A feature of the system is that writing into store 1 does not take place until receipt of the trailing edge of the enabling pulse and not at its loading edge so that writing only takes place at the end of an enabling edge.
During initial setting up flip-flop 12 is disabled. Having set up store 1 the arrangement is now available for a monitoring program activity.
During the running of a program address selection means 2 is coupled along busbar 3 to the address selection means of the main store so that any writing into or reading from an address in the main store causes the corresponding address in store 1 to be selected. Should the operation in the main store be a writing operation then a high level pulse is sent along R/W line 7 which causes a "1" to be fed into the selected address of store 1 as timed by an enabling pulse applied along line 8. For a reading operation in the main store R/W line is at a low level thus providing a "0" for writing into store 1. However, as described above writing takes place only at the trailing edge of the enabling pulse and not at its leading edge. The leading edge of the enabling pulse controls reading from store 1 so that before a digit is written into a selected address in store 1 the digit previously stored at that address is read out.
The digit read out from store 1 is compared with the digit about to be written into store 1 and which is present on line 7. This comparison takes place in AND gate 9. Given that a read operation is represented by "0" and a write operation is represented by a "1" a truth table for AND gate 9 can be drawn up as follows:
______________________________________PREVIOUS PRESENT OUTPUT______________________________________0 0 00 1 01 0 01 1 1______________________________________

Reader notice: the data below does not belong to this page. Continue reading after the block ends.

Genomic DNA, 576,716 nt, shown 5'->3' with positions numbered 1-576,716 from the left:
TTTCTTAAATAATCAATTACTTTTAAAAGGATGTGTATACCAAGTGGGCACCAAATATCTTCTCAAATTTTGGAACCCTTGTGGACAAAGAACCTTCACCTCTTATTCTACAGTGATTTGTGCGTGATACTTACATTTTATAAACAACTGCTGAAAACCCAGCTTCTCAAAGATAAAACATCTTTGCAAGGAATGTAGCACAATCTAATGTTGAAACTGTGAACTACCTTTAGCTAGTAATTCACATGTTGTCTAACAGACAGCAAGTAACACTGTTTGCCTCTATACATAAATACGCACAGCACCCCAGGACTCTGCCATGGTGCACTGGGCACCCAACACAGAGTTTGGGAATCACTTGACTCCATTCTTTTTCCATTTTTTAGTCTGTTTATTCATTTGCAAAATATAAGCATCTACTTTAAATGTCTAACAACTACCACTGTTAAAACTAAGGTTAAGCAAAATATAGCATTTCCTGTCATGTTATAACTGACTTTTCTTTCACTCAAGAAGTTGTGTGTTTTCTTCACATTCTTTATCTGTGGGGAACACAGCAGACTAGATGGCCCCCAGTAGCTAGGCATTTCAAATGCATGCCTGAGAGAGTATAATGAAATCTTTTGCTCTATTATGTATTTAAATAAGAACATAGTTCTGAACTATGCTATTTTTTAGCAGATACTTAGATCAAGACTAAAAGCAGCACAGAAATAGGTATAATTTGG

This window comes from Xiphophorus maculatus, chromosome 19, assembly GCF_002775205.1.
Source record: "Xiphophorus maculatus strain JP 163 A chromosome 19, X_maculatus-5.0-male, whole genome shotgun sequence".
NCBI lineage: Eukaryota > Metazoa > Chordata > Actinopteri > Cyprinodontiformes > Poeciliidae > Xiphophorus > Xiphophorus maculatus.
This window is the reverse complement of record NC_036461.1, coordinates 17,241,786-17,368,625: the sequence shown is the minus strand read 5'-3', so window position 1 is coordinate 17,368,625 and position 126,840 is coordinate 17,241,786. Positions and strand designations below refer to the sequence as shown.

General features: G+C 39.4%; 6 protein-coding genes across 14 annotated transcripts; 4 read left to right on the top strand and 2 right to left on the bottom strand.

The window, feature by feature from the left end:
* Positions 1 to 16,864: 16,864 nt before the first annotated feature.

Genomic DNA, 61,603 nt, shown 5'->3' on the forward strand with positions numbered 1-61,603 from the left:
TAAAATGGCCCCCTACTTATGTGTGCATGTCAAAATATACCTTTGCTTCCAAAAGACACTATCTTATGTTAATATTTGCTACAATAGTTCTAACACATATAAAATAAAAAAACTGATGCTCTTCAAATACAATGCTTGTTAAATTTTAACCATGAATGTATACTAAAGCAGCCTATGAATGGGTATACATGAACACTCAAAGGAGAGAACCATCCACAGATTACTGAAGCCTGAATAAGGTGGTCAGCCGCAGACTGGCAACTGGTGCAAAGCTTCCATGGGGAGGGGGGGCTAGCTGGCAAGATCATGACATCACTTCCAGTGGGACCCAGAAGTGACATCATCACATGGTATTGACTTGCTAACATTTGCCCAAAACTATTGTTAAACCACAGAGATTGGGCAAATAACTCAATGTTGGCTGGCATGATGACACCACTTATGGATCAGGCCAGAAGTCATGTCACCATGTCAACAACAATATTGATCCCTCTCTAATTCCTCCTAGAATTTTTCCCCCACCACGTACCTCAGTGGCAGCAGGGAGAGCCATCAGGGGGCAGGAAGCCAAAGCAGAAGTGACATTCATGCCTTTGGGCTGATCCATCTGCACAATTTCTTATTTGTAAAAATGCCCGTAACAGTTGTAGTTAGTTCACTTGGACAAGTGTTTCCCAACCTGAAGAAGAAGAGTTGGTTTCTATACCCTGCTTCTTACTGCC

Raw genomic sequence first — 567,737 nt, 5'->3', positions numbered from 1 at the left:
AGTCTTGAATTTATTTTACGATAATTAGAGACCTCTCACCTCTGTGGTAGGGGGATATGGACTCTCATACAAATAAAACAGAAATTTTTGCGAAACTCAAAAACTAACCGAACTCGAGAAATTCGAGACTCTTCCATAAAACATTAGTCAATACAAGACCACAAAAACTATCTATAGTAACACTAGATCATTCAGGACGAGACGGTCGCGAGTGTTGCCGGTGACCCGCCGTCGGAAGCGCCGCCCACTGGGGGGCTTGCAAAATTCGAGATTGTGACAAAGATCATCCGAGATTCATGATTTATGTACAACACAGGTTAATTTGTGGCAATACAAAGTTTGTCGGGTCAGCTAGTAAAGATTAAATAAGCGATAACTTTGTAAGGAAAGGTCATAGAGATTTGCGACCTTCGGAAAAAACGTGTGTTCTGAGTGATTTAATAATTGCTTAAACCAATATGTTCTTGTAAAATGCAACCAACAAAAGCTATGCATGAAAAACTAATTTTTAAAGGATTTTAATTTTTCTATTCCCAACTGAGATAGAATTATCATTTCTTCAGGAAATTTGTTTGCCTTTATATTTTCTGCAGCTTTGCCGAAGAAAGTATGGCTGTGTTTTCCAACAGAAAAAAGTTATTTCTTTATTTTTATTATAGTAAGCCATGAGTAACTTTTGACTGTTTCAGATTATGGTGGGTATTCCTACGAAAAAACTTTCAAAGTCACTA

In the final column a 1 indicates an output from AND gate 9 and it will be seen that the only condition in which an output occurs is if both the previous and present signals are "1"s indicating that an attempt was made to write to the main store after a previous writing step without any intermediate reading step.
The output from AND gate 9 is fed to a further AND gate 10 which is also supplied with an inverted form of the enabling pulse. An output from AND gate 10 will thus be positive going in synchronism with the leading edge of the enabling pulse and exists subject to the conditions of the truth table. A positive going pulse from AND gate 10 to flip-flop 12 provides an interrupt signal. The interrupt signal may provide a warning or may be used to physically interrupt the operation of the program.
At the end of a program all of the assignments to the main store should have been read and if not then there will have been superfluous assignments. Store 1 can be used to check for this condition by use of control logic 5 to step through the addresses of store 1. Either the entire store can be stepped through or else only a selected block by use of address register 4 and counter register 6. Control logic 5 provides a high level or "1" pulse on line 13 and an enabling pulse along line 14. If a "1" is already contained in store 1 at any of the locations addressed then an interrupt signal will be generated when that location is reached in the same manner as described above in connection with program running. The location of the error will be contained in address register 4.
|Cited Patent||Filing date||Publication date||Applicant||Title|
|US4095283 *||Jul 2, 1976||Jun 13, 1978||International Business Machines Corporation||First in-first out memory array containing special bits for replacement addressing|
|US4099256 *||Nov 16, 1976||Jul 4, 1978||Bell Telephone Laboratories, Incorporated||Method and apparatus for establishing, reading, and rapidly clearing a translation table memory|
|US4168541 *||Sep 25, 1978||Sep 18, 1979||Sperry Rand Corporation||Paired least recently used block replacement system|
|Citing Patent||Filing date||Publication date||Applicant||Title|
|US4814981 *||Sep 18, 1986||Mar 21, 1989||Digital Equipment Corporation||Cache invalidate protocol for digital data processing system|
|US5034922 *||Dec 21, 1987||Jul 23, 1991||Motorola, Inc.||Intelligent electrically erasable, programmable read-only memory with improved read latency|
|US6341094 *||Jul 30, 2001||Jan 22, 2002||Lsi Logic Corporation||Method and apparatus for functional testing of memory related circuits|
|EP0151810A2 *||Dec 28, 1984||Aug 21, 1985||Siemens Nixdorf Informationssysteme Aktiengesellschaft||Method and circuit arrangement for testing a program in data processing systems|
|EP0151810A3 *||Dec 28, 1984||Dec 10, 1986||Nixdorf Computer Aktiengesellschaft||Method and circuit arrangement for testing a program in data processing systems|
|U.S. Classification||365/189.07, 714/E11.215, 365/201|
|International Classification||G06F9/46, G06F11/36|